Chasing Down The Golden Age Of Pirates In Central And South America


Captain Morgan was a real person. That was news to me. I guess I had some vague idea that the swashbuckler on the rum bottle actually lived and breathed. But I definitely didn’t know that he was once the governor of Jamaica. And that’s a cool tidbit, to be sure. But here’s the thing: During a recent visit to Panama and Colombia, taking part in Cheap Caribbean’s “Legends of Pirates Past” tour, that wasn’t the most surprising fact I learned. Not by a long shot.

I went on the trip expecting some rum, a little history, and a lot of tropical basking. I’m interested in pirates — like just about everyone — but I don’t know about them. Not really. I expected to visit historical sites that I’d only ever seen on documentaries or The Travel Channel and to come away able to regale people with interesting stories about these rogues and scalawags (the latter of which, honestly, I didn’t even know was a real term).

What I didn’t expect was that the real surprise would be the people I met and how welcoming they were. That kindness, in a tour focused on cutthroats, caught me off guard. But it was my favorite part of the experience by far.

PART I: Panama City, Panama

Our first stop was Panama City and — let me tell you — if you think traffic where you live is bad, try traveling through Panama City’s rush hour. There are only about four lanes going each way on the highway, and it’s generally stopped bumper to bumper, so much so that there are literally people selling snacks and drinks in the middle of the highways. They know you’ll be there for a few hours.

As we slowly made our way out of the city, the view changed drastically. Creepers and vines spilled out of the jungles, stretching toward the tarmac. I’m always one for looking at the jungle and imagining its secrets but by the time we arrived at our hotel, the Dreams Delight Playa Bonita Panama, I was starving. I’m a sucker for a hotel where when you walk outside you are literally outside — as in on the beach or in a gardenand that’s exactly what I stepped into… or… out to at this property.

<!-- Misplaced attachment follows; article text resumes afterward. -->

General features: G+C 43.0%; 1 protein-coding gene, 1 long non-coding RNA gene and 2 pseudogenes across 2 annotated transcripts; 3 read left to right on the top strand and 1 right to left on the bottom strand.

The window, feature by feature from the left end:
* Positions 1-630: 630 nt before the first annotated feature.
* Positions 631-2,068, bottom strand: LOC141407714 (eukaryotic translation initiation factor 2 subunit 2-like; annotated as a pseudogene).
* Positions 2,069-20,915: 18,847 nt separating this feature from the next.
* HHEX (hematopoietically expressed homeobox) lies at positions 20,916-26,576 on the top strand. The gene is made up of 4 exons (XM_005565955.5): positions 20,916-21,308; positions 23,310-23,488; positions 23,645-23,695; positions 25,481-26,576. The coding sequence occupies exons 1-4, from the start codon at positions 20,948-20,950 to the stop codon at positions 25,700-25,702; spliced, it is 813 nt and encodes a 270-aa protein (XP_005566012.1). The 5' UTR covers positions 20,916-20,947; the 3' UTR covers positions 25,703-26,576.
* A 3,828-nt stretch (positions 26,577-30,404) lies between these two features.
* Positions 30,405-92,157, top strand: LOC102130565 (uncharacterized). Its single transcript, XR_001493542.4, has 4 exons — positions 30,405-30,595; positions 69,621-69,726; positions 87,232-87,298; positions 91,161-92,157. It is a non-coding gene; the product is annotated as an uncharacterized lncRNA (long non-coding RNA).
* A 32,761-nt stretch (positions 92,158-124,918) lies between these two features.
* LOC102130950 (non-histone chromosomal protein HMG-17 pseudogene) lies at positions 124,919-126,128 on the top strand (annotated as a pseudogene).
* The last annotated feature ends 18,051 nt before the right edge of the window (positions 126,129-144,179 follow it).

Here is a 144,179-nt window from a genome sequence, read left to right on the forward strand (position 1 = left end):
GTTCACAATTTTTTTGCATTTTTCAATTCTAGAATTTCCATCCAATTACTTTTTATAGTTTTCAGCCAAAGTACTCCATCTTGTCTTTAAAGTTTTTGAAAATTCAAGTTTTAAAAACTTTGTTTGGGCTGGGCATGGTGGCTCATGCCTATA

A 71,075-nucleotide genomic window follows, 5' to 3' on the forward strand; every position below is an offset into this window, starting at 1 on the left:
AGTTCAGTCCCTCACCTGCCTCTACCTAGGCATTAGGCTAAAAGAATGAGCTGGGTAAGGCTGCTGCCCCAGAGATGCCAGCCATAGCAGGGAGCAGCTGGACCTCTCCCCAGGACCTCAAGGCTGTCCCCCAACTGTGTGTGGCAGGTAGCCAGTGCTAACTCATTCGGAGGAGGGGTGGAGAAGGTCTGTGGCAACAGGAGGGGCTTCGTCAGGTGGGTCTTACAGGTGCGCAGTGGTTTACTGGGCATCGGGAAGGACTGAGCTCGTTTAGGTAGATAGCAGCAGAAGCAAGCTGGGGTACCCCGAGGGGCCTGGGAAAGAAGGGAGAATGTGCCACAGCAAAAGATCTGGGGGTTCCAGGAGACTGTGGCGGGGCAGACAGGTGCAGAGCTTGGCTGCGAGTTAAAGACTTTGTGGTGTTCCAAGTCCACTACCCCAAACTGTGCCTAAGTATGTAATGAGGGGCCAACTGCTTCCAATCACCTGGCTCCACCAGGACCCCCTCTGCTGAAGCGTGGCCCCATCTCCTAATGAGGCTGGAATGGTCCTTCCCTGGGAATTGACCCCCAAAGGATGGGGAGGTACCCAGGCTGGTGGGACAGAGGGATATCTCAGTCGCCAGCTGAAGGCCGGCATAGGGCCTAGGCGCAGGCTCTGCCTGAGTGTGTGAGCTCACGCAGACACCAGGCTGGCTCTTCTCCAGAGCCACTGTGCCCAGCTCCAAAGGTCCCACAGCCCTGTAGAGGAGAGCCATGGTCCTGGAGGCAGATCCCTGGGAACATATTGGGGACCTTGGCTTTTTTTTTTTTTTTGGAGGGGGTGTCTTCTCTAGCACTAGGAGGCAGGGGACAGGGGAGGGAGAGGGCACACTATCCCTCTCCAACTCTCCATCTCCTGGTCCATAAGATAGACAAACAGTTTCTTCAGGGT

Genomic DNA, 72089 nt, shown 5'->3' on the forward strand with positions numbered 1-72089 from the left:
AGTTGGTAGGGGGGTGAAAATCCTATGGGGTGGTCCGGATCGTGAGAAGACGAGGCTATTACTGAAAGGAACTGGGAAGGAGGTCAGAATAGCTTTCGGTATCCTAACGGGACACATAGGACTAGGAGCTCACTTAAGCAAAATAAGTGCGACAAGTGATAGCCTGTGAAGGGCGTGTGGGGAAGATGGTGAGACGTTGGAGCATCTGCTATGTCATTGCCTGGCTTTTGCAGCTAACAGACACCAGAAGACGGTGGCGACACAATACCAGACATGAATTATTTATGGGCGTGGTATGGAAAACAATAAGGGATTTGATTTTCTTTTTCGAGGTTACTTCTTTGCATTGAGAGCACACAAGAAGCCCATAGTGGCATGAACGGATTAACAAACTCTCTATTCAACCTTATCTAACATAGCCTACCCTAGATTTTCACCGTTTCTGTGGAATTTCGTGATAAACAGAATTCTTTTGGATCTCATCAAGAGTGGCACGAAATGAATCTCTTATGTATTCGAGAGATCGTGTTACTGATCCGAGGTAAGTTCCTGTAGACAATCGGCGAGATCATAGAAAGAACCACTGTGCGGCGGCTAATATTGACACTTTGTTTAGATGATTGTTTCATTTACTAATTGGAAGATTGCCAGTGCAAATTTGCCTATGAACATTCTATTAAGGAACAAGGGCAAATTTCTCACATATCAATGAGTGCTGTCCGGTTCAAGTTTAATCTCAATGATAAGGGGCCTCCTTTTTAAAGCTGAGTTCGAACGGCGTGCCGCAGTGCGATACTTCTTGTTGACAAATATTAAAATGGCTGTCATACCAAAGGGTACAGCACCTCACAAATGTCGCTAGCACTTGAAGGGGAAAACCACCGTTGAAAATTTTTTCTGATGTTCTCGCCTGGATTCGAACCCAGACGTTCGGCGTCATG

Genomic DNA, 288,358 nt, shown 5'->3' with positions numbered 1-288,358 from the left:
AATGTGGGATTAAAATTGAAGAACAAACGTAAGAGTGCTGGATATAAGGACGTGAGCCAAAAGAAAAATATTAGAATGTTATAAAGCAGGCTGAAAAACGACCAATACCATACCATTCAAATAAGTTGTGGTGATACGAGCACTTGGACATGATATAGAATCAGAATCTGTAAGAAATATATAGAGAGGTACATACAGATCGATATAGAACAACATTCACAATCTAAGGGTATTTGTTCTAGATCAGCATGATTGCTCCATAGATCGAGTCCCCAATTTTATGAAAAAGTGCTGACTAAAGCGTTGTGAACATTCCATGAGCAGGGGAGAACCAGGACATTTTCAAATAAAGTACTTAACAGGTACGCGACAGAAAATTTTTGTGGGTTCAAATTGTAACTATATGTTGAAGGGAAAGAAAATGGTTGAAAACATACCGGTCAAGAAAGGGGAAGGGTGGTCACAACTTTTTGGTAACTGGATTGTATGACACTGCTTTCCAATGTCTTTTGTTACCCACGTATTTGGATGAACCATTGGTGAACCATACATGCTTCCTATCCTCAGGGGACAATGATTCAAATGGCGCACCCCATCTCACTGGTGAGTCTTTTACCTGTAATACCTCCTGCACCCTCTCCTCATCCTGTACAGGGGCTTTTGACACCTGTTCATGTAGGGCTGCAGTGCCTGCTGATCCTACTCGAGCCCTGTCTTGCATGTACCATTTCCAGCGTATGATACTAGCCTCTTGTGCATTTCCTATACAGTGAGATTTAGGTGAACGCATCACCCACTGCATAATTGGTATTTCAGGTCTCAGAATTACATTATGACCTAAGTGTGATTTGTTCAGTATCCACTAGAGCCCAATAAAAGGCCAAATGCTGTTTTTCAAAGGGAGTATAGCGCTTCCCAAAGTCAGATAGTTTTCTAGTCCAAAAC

What I didn’t expect was the immediate fogging up of my glasses due to Panama’s extreme humidity. I couldn’t trip, though — it’s’s because of this climate and the proximity to the Caribbean Sea that Panama City’s produce and seafood are known around the world. (Plus, I had braids so my hair wasn’t problematic.) Beginning a trip with a huge chunk of lobster should be mandatory, honestly, and the double dessert follow-up left me thinking that if the rest of the trip was half that decent, I would not be disappointed in the least.

The in-hotel restaurant Portofino pulled out all the stops for me and the rest of the group — from endless wines that were paired specifically for our meal to a couple of super dope dining companions so we could understand what we were eating.

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Last night's dinner #dreamsdelightplayabonita

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After a sort of sticky sleep (the hotel was great but the humidity did not let you forget you were in the middle of a rainforest) we headed to the first part of our adventure, “The Route of Pirates Panamanian Caribbean Tour” — where we visited Chagres and Fort San Lorenzo, Portobelo National Park, Colon, and got to see the Black Christ (more on that in a minute) before taking a pretty sweet ferry ride to where we could see an amazing view of the Panama Canal.

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Pretty amazing sight.

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I feel like I should just make this disclaimer here: When I say we traveled anywhere, it implies that we drove for quite a while (an hour or so) through the rainforest. Trust me, though, I’m not complaining. Learning about pirates is amazing, but the fact that you get to see a monkey or two on the drive sweetens the pot considerably.